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America’s Pediatricians Urged to Heed Autism’s Earliest Warning Signs

Developmental pediatrician Manning-Courtney highlights findings from Autism Speaks Baby Siblings Research at AAP national conference
October 29, 2013

Though the American Academy of Pediatrics recommends first screening for autism at 18 months, doctors attending the academy’s annual conference are being urged to pay attention to even earlier signs – especially in babies and toddlers who have an older sibling affected by autism.

Because autism tends to run in families, investigators in Autism Speaks Baby Siblings Research Consortium closely track the development of babies and toddlers with an older sibling on the spectrum. By doing so, they determined the extent of the higher autism risk shared by “baby sibs.” One in five, or 20 percent, will develop autism. In addition, their identification of autism’s earliest red flags has improved physicians’ ability to screen for and diagnose autism at earlier ages.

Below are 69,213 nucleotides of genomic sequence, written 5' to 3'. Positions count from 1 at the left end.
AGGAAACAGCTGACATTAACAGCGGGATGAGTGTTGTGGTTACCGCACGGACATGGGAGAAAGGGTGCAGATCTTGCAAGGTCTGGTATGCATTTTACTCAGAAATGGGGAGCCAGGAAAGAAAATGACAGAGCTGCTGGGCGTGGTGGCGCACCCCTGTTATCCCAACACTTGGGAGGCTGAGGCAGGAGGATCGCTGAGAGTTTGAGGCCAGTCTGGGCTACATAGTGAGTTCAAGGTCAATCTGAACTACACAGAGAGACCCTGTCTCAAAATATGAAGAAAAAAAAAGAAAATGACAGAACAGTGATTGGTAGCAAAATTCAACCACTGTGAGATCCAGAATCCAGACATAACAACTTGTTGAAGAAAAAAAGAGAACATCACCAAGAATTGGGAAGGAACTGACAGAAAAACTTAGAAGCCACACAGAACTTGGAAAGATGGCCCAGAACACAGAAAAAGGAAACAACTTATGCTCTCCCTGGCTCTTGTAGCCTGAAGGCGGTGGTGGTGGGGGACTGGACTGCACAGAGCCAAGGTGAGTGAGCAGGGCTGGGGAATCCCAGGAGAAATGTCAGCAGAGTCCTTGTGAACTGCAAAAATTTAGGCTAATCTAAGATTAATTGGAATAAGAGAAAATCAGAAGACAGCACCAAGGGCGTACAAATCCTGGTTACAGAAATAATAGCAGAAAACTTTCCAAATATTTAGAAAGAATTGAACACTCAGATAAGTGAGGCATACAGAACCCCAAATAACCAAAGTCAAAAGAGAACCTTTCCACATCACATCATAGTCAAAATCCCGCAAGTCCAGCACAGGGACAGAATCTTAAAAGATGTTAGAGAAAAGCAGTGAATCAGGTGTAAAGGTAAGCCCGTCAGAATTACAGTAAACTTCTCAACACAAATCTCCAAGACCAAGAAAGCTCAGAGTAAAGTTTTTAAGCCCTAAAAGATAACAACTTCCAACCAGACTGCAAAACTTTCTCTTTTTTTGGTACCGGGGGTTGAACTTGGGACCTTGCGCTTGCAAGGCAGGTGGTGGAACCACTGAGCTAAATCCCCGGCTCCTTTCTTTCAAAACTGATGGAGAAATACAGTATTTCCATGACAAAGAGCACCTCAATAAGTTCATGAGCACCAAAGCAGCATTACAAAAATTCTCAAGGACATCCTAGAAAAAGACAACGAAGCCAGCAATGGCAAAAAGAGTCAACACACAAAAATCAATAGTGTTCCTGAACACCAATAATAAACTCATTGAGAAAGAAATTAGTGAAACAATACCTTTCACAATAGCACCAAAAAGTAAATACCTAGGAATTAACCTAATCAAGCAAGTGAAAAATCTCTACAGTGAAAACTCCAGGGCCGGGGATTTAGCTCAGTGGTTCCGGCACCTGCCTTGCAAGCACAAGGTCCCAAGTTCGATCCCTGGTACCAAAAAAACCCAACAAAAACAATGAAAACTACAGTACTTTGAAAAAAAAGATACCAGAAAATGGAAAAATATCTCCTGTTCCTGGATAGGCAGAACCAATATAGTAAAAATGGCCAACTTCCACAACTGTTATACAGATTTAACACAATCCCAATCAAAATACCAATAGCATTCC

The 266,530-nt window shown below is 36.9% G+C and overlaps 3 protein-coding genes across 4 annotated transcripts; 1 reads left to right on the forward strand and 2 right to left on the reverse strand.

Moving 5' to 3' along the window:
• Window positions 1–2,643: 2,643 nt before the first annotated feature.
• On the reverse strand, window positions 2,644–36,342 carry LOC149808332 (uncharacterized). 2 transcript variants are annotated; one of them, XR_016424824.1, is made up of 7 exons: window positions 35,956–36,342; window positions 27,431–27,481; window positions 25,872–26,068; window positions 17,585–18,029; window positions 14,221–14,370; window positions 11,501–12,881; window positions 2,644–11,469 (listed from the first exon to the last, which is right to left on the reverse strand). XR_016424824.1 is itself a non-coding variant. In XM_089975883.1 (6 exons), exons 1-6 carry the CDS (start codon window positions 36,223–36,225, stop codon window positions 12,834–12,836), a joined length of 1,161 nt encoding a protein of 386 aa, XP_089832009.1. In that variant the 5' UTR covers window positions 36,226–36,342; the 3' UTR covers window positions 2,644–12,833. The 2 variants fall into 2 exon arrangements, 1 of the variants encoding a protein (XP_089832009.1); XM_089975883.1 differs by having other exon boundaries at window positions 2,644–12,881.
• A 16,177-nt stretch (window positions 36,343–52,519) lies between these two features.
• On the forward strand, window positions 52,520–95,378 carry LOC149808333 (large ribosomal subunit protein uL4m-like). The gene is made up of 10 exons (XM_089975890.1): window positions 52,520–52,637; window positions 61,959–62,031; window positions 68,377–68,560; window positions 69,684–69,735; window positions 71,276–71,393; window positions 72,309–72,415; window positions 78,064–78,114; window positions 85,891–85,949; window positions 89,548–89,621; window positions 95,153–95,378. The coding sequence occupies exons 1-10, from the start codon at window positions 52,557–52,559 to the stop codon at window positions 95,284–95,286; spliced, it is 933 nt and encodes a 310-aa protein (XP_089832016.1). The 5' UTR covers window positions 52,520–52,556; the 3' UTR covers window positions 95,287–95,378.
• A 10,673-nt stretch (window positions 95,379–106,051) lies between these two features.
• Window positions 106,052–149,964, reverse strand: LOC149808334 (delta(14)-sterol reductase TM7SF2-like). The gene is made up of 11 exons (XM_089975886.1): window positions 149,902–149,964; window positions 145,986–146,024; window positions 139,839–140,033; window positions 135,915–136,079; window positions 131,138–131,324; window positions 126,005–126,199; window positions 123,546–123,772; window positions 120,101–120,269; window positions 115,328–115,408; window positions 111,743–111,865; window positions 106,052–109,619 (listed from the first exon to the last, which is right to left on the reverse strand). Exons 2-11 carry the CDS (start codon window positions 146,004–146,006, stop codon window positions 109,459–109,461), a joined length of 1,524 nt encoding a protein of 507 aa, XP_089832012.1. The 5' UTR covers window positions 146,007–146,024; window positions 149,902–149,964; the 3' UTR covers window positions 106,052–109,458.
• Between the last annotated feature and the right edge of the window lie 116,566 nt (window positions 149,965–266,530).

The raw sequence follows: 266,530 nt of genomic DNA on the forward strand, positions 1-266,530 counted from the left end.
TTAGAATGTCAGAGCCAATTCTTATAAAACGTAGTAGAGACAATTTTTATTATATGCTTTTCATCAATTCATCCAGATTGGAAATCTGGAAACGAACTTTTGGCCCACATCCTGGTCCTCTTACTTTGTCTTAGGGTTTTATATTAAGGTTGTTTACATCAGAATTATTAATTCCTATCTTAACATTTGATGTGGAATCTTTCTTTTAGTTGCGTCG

At this week’s conference, pediatrician Patty Manning-Courtney highlighted the consortium’s identification of these subtle early warning signs in 12- to 18-month olds. They include poor eye contact, limited or no social smiling, delayed babbling and repetitive behaviors. (See “Learn the Signs.”) Dr. Manning-Courtney is the director of the Kelley O’Leary Center at Cincinnati Children’s hospital – a member of Autism Speaks Autism Treatment Network.

“Though diagnosing autism remains a challenge in very young children, these early indicators clearly warrant attention,” she said. “Even children too young for a reliable autism diagnosis can benefit from the earliest possible intervention.”

Many pediatricians are understandably concerned about overburdening the limited resources for children with autism, she acknowledged. “But children at high risk should have a lower threshold for referral.”

The strongest risk indicator of all, she added, is family concern. “For all our checklists and tests, our most sensitive indicator of autism is the parent who says ‘I’m concerned.’”

Alycia Halladay, Autism Speaks senior director for environmental and clinical sciences, welcomed Dr. Manning-Courtney’s remarks. “It’s crucial that this information reach the American Academy of Pediatrics,” she said. “As trusted health care providers, these doctors have the greatest interaction with our families. They need to be aware of autism’s earliest signs and symptoms, as they’re the ones parents seek out when questions or issues arise.” 

Earlier this year, Dr. Manning-Courtney discussed the key steps in a comprehensive evaluation for autism at Autism Speaks National Conference for Families and Professionals.
View her video blog